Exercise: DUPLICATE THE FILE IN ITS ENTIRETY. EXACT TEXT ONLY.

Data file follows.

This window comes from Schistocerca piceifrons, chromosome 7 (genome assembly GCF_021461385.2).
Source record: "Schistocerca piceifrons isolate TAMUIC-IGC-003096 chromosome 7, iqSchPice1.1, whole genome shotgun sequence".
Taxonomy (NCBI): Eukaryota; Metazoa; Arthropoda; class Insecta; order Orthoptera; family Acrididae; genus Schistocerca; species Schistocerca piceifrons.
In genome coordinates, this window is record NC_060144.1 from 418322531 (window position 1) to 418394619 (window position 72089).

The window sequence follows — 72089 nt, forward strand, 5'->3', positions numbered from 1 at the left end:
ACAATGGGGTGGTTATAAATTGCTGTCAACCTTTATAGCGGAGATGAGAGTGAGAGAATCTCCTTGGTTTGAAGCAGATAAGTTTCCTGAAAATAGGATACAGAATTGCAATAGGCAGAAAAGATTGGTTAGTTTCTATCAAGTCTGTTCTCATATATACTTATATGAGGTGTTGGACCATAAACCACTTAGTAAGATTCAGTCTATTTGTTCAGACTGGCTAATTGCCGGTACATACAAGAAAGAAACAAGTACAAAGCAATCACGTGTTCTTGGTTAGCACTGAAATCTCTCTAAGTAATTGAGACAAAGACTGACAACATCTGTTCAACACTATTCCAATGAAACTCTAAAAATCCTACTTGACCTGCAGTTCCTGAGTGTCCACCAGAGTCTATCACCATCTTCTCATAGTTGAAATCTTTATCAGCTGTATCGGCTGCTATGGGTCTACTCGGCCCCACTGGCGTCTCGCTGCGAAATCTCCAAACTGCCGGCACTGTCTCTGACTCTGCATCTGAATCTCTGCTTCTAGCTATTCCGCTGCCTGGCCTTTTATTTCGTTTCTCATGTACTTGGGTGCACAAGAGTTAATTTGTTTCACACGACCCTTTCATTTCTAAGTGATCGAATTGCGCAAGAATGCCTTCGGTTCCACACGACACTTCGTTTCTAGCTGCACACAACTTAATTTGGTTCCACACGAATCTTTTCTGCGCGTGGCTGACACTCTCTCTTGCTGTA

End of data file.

This window comes from Schistocerca piceifrons, chromosome 7 (genome assembly GCF_021461385.2).
Source record: "Schistocerca piceifrons isolate TAMUIC-IGC-003096 chromosome 7, iqSchPice1.1, whole genome shotgun sequence".
Taxonomy (NCBI): Eukaryota; Metazoa; Arthropoda; class Insecta; order Orthoptera; family Acrididae; genus Schistocerca; species Schistocerca piceifrons.
In genome coordinates, this window is record NC_060144.1 from 418322531 (window position 1) to 418394619 (window position 72089).

The window sequence follows — 72089 nt, forward strand, 5'->3', positions numbered from 1 at the left end:
ACAATGGGGTGGTTATAAATTGCTGTCAACCTTTATAGCGGAGATGAGAGTGAGAGAATCTCCTTGGTTTGAAGCAGATAAGTTTCCTGAAAATAGGATACAGAATTGCAATAGGCAGAAAAGATTGGTTAGTTTCTATCAAGTCTGTTCTCATATATACTTATATGAGGTGTTGGACCATAAACCACTTAGTAAGATTCAGTCTATTTGTTCAGACTGGCTAATTGCCGGTACATACAAGAAAGAAACAAGTACAAAGCAATCACGTGTTCTTGGTTAGCACTGAAATCTCTCTAAGTAATTGAGACAAAGACTGACAACATCTGTTCAACACTATTCCAATGAAACTCTAAAAATCCTACTTGACCTGCAGTTCCTGAGTGTCCACCAGAGTCTATCACCATCTTCTCATAGTTGAAATCTTTATCAGCTGTATCGGCTGCTATGGGTCTACTCGGCCCCACTGGCGTCTCGCTGCGAAATCTCCAAACTGCCGGCACTGTCTCTGACTCTGCATCTGAATCTCTGCTTCTAGCTATTCCGCTGCCTGGCCTTTTATTTCGTTTCTCATGTACTTGGGTGCACAAGAGTTAATTTGTTTCACACGACCCTTTCATTTCTAAGTGATCGAATTGCGCAAGAATGCCTTCGGTTCCACACGACACTTCGTTTCTAGCTGCACACAACTTAATTTGGTTCCACACGAATCTTTTCTGCGCGTGGCTGACACTCTCTCTTGCTGTA